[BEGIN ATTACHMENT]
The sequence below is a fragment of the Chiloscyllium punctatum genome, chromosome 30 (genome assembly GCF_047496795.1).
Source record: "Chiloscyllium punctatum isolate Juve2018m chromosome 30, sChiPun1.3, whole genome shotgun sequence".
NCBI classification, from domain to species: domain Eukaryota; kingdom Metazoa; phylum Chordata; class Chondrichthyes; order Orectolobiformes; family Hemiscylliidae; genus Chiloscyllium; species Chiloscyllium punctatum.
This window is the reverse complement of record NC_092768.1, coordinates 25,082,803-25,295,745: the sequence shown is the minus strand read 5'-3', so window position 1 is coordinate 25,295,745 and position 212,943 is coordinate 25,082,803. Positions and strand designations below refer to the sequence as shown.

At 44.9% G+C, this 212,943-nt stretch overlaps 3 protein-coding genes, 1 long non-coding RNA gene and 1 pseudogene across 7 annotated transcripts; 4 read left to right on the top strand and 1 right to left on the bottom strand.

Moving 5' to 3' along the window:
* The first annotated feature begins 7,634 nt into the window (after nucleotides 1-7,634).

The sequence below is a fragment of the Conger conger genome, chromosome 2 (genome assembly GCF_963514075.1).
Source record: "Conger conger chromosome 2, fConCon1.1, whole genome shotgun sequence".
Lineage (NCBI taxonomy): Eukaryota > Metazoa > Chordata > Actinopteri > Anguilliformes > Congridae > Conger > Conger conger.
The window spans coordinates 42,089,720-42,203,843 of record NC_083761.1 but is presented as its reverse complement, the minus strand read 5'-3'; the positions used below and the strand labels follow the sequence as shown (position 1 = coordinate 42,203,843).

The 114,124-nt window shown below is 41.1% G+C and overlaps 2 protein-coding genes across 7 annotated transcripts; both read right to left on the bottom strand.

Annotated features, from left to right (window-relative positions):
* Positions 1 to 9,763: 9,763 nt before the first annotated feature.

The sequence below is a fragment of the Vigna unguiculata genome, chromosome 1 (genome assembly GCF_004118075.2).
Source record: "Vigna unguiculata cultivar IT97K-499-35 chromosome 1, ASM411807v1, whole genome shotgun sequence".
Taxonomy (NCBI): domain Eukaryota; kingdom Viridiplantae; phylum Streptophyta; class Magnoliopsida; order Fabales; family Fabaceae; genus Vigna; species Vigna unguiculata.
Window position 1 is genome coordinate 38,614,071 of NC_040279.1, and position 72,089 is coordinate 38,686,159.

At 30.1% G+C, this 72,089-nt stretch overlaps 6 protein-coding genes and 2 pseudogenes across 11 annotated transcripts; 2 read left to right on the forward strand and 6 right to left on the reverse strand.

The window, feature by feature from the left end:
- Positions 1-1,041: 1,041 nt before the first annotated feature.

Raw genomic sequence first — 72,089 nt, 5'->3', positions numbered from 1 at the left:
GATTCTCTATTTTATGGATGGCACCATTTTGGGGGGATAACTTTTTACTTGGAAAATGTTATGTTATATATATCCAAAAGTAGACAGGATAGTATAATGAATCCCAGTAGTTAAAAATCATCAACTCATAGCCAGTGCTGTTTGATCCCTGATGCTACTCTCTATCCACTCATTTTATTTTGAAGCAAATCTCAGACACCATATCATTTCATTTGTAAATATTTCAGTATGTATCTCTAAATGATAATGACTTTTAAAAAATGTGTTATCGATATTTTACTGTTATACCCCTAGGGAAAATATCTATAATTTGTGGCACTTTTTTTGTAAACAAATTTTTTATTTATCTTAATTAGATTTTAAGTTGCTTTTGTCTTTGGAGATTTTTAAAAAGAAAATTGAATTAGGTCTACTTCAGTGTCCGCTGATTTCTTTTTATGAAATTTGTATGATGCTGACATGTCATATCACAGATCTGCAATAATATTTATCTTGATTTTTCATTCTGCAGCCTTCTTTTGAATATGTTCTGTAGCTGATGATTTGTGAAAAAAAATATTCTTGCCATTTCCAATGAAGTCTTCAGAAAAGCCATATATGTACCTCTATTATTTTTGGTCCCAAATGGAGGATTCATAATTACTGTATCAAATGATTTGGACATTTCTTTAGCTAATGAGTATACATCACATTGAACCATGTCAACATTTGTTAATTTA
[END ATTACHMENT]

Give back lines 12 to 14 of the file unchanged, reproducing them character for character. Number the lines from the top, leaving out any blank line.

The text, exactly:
The 114,124-nt window shown below is 41.1% G+C and overlaps 2 protein-coding genes across 7 annotated transcripts; both read right to left on the bottom strand.

Annotated features, from left to right (window-relative positions):
* Positions 1 to 9,763: 9,763 nt before the first annotated feature.